British economy would be £20bn-a-year better off with focus on wind power, says think tank

 

Britain’s “dash-for-gas” strategy has been undermined just a day before chancellor George Osborne is set to place the fossil fuel at the heart of UK energy policy, as a new report finds the economy would be better off harnessing offshore wind instead.

The British economy would be £20bn-a-year better off by 2030 if it favoured offshore wind over gas-fired generation as the driver of an essential overhaul of the country’s energy infrastructure over the next two decades to replace aging power plants and keep the lights on, according to Cambridge Econometrics, the think tank.

Paul Ekins, professor of resources and environmental policy at University College London (UCL) said: “Much of the debate around the choice between gas-fired and offshore wind electricity generation in the years post-2020 assumes wind is more expensive. This study represents powerful evidence to the contrary.”

The report calculates that, as well as increasing Britain’s gross domestic product by 0.8 per cent by 2030, carbon emissions from the UK’s power sector would be two-thirds lower under the wind-based scenario, bringing country’s overall carbon footprint down by 13 per cent. This would make Britain far more likely to meet its ambitious, legally-binding target of reducing its overall emissions by 80 per cent by 2050, compared to 1990 levels.

The report envisages a rush into offshore wind between 2020 and 2030 that would triple the amount of energy it generates to 38 per cent of the UK’s electricity supply.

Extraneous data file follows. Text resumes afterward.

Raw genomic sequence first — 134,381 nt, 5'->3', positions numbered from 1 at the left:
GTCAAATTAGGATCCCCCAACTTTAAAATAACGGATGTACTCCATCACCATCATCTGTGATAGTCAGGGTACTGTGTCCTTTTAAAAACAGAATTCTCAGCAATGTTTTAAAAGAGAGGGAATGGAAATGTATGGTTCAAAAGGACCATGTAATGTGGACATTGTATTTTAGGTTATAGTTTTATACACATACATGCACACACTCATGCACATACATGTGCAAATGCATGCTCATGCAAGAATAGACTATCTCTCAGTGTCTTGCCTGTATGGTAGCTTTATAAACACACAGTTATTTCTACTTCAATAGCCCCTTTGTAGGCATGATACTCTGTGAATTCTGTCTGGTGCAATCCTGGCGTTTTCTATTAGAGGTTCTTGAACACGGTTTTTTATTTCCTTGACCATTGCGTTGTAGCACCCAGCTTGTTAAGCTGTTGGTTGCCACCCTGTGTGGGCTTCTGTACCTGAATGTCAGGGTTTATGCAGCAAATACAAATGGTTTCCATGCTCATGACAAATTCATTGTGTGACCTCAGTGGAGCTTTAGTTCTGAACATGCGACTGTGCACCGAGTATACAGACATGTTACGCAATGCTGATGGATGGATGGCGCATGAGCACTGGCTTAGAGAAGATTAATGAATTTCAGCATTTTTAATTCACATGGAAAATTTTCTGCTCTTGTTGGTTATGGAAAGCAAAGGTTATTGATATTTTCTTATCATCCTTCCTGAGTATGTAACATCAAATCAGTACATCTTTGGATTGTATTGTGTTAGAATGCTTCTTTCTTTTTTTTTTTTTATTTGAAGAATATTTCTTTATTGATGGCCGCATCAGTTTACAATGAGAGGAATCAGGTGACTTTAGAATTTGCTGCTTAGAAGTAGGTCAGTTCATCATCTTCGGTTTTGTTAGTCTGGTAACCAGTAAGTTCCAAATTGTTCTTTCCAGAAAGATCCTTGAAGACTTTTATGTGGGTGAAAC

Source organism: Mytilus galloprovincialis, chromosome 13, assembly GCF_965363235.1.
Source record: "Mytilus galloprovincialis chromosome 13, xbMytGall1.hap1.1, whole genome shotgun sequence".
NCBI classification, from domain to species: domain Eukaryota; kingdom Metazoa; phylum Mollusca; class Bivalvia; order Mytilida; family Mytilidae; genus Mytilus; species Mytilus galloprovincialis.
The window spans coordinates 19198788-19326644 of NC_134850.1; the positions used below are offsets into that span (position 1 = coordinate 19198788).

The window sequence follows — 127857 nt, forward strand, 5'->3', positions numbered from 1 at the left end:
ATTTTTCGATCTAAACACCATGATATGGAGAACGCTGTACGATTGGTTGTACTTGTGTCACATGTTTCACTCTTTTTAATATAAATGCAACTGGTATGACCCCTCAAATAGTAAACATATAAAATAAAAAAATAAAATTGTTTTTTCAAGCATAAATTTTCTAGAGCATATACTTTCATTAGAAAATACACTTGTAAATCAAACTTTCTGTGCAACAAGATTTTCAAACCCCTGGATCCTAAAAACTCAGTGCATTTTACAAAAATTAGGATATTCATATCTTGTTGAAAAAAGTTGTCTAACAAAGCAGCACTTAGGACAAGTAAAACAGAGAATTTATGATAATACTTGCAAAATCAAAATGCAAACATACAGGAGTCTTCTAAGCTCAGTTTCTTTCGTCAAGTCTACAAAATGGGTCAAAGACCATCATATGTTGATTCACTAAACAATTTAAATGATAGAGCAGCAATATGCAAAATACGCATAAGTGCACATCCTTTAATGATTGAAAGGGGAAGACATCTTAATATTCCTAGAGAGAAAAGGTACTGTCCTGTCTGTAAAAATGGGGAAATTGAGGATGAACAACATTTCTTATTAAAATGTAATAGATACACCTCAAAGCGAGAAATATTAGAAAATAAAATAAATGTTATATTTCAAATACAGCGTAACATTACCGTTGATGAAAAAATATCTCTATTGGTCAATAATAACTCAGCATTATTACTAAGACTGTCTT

It also considers a parallel scenario, where wind development ceases in 2020 so that it accounts for just 10 per cent of the electricity supply ten years later, with gas generation makes up the difference and accounting for 36 per cent of the total generation.

The report focuses on the period between 2020 and 2030 because Britain’s energy strategy peters out around the end of this decade. This has happened, in large part, because Mr Osborne successfully lobbied to have a target that would have made British electricity almost entirely green by 2030 taken out of last week’s energy bill.

“A spokesman for the Department of Energy and Climate Change said: “We need a balanced low-carbon energy mix. That means new gas, plus renewables, new nuclear and carbon capture and storage technology, to meet our climate targets and ensure security of supply.

“The Gas Generation Strategy will set out the important role that gas generation will play in any future generation mix, in supporting a secure, low-carbon and affordable electricity system.”

Comments